In a heart-warming story said to be restoring much of the world’s faith in humanity, what’s being called a global brother and sisterhood of concerned little peoples has come by the millions to the aid of professional golfer and high-end corporate pitchman Phil Mickelson.
In a wrenching time-out from the rigors of a recent PGA tour event at La Quinta Country Club in Southern California, Mr. Mickelson courageously shared with his fellow man and woman all the hardship he now faces due to a new three percent increase in his California state tax rate and a four percent hike on all the money he makes over and above $400,000 per year—all the money, that is, except for all the money he makes money on through investments, which is taxed at roughly half the rate draining his other moneys.
“It doesn’t work for me right now,” said a somber Mr. Mickelson regarding America’s efforts to address the economic hardships that have blighted the hopes of so many.
The global community, though, has responded. In less than a month the worldwide Save Lefty campaign has raised millions, mostly in individual donations amounting to a few cents in US currency.
The success of this mission to supplement Mr. Mickelson’s $150 million net worth by way of rescuing all his well laid financial plans is thanks largely to the efforts of Adoyo Kiprop, a Kenyan titanium strip mining laborer who is dying from long-term exposure to the radioactive uranium and thorium released from the Kwale Sands where according to local legend the titanium used in Mr. Mickelson’s Calloway driver comes from.
Said Mr. Kiprop when asked what inspired him to lead this humanitarian effort, “I just had to do something before I die. I couldn’t leave all my children behind in a world where a great guy like Lefty can’t afford to buy the majority share of the San Diego Padres anymore just because his country is experiencing hard times.”
Even by some corporate standards the money being sent Mr. Mickelson’s way is considerable. Said a spokesman for Barclays, the major global financial services provider whose brand Mr. Mickelson is helping to “expand and strengthen” worldwide, “It’s not like Phil’s not going to notice it on the bank statements we send him.”
And by less corporate standards the money can only be described as pouring in as it arrives one or two ringgits and satangs and tambalas at a time from the shovelers along the special beaches where the sand is gotten for the traps Mr. Mickelson has made such a fortune avoiding or so elegantly extricating himself from.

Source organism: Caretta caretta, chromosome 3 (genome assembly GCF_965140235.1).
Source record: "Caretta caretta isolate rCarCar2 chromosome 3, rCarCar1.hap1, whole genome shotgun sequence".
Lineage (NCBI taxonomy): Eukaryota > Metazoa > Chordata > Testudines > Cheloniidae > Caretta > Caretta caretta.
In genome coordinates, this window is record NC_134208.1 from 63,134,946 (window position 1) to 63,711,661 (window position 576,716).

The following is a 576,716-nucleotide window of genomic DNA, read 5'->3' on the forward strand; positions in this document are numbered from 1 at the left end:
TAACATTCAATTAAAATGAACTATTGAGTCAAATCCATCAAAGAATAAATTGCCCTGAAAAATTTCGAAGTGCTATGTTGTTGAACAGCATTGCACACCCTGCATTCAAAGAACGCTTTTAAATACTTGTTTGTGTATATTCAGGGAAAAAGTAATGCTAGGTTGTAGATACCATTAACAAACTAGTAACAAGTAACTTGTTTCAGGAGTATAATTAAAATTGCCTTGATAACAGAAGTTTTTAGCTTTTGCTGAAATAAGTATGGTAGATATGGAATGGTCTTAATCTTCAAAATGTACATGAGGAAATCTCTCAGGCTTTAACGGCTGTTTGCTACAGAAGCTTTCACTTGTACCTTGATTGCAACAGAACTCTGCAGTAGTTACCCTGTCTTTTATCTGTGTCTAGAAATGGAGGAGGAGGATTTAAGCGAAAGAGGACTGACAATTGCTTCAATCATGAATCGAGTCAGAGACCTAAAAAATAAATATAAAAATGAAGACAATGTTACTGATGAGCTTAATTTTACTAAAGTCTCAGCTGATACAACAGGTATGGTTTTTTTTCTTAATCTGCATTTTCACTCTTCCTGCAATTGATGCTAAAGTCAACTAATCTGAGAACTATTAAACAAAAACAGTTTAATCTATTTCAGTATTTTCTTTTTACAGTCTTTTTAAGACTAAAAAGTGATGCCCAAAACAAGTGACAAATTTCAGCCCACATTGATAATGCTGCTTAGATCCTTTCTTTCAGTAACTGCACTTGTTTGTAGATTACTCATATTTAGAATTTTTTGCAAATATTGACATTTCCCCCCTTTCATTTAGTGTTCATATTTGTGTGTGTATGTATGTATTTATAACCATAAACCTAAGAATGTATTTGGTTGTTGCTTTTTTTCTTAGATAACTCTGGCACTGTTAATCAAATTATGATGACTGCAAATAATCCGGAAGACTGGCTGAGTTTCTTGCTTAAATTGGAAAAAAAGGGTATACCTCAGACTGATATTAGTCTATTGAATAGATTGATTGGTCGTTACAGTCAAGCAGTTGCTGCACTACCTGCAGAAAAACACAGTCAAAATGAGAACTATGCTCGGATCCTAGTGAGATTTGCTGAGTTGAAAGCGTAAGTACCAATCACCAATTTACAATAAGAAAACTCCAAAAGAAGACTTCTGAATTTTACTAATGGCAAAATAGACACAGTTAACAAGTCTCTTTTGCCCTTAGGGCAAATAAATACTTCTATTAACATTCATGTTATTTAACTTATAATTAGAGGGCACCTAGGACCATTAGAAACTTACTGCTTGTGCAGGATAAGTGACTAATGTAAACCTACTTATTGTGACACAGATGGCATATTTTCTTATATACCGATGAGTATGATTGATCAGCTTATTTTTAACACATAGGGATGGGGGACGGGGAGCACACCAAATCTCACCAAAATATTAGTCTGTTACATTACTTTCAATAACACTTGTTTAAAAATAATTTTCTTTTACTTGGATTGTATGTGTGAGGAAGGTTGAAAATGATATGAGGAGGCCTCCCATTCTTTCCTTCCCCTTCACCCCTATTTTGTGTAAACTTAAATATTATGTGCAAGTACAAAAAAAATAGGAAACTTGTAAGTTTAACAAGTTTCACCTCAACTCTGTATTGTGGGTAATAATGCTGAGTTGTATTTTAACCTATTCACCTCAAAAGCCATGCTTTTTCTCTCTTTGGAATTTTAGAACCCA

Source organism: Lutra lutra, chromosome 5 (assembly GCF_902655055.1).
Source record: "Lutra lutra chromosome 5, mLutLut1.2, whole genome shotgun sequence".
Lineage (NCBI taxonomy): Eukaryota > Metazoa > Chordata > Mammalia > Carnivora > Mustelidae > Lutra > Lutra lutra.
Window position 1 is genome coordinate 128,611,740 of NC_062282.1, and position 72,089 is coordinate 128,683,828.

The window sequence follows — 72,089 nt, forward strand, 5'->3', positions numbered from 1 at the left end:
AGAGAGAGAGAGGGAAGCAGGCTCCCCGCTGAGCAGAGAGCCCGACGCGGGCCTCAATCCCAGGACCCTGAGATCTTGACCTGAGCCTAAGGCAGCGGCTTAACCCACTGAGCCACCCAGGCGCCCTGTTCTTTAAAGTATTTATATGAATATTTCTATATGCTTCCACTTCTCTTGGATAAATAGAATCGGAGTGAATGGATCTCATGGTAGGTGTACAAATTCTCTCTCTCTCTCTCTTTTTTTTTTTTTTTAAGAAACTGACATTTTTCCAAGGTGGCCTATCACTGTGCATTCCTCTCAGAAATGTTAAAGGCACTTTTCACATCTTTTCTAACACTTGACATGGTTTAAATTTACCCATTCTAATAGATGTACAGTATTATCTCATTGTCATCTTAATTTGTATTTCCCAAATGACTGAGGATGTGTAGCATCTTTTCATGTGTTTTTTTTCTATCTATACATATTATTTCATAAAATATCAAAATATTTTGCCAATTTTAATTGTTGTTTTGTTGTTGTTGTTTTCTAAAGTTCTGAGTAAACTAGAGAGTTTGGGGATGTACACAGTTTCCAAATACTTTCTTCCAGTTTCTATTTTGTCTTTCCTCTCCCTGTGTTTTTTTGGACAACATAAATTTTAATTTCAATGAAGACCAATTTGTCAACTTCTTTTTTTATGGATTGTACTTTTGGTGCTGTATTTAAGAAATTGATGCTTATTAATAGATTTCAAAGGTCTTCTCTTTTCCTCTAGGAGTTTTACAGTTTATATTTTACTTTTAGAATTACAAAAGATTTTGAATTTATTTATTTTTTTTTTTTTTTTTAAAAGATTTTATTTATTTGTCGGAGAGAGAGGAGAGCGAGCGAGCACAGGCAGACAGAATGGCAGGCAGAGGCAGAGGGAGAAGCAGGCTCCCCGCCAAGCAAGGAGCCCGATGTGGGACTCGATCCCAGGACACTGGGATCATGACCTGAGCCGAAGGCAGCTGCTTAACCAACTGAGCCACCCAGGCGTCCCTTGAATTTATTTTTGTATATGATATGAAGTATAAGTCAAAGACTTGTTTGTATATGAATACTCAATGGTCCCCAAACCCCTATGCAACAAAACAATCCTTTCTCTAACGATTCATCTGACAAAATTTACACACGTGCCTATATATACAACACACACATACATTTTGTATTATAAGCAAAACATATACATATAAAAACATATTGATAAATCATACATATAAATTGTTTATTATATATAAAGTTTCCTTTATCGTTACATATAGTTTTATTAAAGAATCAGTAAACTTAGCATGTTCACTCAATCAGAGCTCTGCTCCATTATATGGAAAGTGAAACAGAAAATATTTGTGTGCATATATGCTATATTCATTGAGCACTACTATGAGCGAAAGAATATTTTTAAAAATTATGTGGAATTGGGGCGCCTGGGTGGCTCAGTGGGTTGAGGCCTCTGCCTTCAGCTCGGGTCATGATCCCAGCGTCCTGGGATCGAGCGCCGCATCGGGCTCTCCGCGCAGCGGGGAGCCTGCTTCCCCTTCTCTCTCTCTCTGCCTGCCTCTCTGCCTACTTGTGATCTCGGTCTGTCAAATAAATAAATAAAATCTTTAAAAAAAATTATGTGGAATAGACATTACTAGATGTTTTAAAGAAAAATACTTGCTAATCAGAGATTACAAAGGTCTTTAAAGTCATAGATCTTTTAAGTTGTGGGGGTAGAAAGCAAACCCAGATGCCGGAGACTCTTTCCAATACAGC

It is pouring in by the santeem and the dinar and the yuan from the miners of the raw materials that go into all the Rolex watches Mr. Mickelson has sold so many of.
It keeps pouring in from the ground-level extractors and processors of the rubber and other substances that make Mr. Mickelson’s golf balls fly so far and true.
It comes in torrents from all the tree-cutters and the paper millworkers, the fruits of whose labors possibly, just possibly, go into the issues of Golf Digest whose cover Phil so often graces, or maybe even into the oversized large checks Mr. Mickelson holds up for the cameras when he’s won another tour event, and perhaps even the regular-size large checks that Barclays and KPMG and Amgen and Exxon Mobil pay Lefty for putting so kind and smiling a face on their corporate undertakings.
Said a lighthearted Mr. Kiprop with a mostly toothless laugh, “We are even receiving donations from the poor ladies and girls in the sports apparel sweatshops working over-overtime to keep up with all the ups and downs of Lefty’s weight.”
In related news, on the set of a commercial shoot in Dubai, Mr. Mickelson yesterday told reporters, “The support the world’s showing me has been great. Just wonderful.”
“In all honesty, though, the five or ten million US dollars these people are sending me is not going to make that big a difference. I’m still probably going to have to move to Florida or some other low-tax state. It is very likely also that I’ll soon have to quit the PGA. I can’t really afford to make so much money that is not money made from other money.
“And actually, the titanium used in my driver doesn’t come from Kenya. It comes from Mozambique and Sierra Leone.”
In more related news, Mr. Mickelson apologized late yesterday for any impression his earlier statement may have left that he is less than thankful for what the Save Lefty peoples are doing for him.
“I really do appreciate the little peoples of the world who in many ways have made it possible for me to even lay the financial plans that are now being so compromised by my government.
“And I truly hope these peoples don’t forget to talk to their brokers about the tax deductions they can claim for their charitable giving.”